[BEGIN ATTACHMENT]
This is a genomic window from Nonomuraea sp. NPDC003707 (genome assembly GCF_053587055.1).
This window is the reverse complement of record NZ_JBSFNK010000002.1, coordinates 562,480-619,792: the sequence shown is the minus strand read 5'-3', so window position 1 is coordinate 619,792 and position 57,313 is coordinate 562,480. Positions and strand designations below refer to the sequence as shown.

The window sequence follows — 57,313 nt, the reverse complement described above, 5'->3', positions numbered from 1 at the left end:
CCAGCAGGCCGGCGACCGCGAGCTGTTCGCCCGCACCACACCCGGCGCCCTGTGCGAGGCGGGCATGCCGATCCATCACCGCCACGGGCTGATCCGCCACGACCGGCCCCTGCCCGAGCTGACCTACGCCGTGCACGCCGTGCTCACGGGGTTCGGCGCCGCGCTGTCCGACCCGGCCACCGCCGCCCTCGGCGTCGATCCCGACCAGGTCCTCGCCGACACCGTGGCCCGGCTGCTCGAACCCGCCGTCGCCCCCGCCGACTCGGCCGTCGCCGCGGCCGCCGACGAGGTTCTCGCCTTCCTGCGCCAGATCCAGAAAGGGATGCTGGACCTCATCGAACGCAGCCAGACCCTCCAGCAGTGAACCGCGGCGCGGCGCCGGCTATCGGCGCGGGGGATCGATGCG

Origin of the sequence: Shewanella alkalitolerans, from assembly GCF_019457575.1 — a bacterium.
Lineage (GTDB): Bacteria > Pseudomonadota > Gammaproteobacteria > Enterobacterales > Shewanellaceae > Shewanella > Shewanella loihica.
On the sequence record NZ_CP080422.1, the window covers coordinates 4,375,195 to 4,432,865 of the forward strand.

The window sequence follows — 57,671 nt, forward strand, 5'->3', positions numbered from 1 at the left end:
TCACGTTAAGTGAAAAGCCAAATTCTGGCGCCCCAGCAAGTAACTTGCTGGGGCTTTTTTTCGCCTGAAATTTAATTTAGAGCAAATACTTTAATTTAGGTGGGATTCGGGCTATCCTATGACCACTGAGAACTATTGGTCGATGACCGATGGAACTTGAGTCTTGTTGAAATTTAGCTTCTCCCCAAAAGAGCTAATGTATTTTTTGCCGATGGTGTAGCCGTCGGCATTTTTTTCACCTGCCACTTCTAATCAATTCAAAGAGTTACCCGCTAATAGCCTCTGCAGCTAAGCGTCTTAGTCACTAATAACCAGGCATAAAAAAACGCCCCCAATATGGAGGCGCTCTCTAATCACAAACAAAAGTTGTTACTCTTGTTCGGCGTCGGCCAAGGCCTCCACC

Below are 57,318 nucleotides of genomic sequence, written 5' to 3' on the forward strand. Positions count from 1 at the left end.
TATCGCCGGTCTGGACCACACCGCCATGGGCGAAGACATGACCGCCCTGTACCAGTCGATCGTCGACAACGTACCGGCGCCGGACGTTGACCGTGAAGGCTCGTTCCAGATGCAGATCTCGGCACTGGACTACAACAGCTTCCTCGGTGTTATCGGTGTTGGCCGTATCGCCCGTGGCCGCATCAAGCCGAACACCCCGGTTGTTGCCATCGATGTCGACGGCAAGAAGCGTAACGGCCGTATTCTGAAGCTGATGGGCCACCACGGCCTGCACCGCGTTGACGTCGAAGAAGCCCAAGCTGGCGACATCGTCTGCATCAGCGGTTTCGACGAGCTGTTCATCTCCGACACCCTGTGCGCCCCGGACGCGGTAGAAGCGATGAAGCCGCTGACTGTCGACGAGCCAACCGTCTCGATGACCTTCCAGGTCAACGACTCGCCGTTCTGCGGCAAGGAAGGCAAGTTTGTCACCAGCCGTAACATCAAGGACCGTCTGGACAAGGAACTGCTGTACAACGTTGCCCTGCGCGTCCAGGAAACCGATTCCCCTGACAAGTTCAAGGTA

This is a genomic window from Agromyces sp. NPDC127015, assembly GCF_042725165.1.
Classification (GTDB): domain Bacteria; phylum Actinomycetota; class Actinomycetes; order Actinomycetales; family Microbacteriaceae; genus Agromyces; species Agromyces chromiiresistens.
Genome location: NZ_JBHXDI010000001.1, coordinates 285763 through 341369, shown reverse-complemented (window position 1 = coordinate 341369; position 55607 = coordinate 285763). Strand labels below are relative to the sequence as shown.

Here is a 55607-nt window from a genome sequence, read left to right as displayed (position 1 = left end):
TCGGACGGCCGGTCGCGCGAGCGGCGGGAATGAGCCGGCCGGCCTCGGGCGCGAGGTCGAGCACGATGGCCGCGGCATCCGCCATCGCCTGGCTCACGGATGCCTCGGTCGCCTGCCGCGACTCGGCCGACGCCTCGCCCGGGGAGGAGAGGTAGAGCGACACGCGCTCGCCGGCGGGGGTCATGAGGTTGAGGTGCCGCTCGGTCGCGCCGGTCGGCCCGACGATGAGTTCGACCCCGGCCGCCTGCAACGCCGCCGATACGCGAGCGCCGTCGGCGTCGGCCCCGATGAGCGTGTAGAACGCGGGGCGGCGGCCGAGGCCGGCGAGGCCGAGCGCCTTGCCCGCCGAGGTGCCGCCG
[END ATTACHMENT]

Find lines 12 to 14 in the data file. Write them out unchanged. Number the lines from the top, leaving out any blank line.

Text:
This is a genomic window from Agromyces sp. NPDC127015, assembly GCF_042725165.1.
Classification (GTDB): domain Bacteria; phylum Actinomycetota; class Actinomycetes; order Actinomycetales; family Microbacteriaceae; genus Agromyces; species Agromyces chromiiresistens.
Genome location: NZ_JBHXDI010000001.1, coordinates 285763 through 341369, shown reverse-complemented (window position 1 = coordinate 341369; position 55607 = coordinate 285763). Strand labels below are relative to the sequence as shown.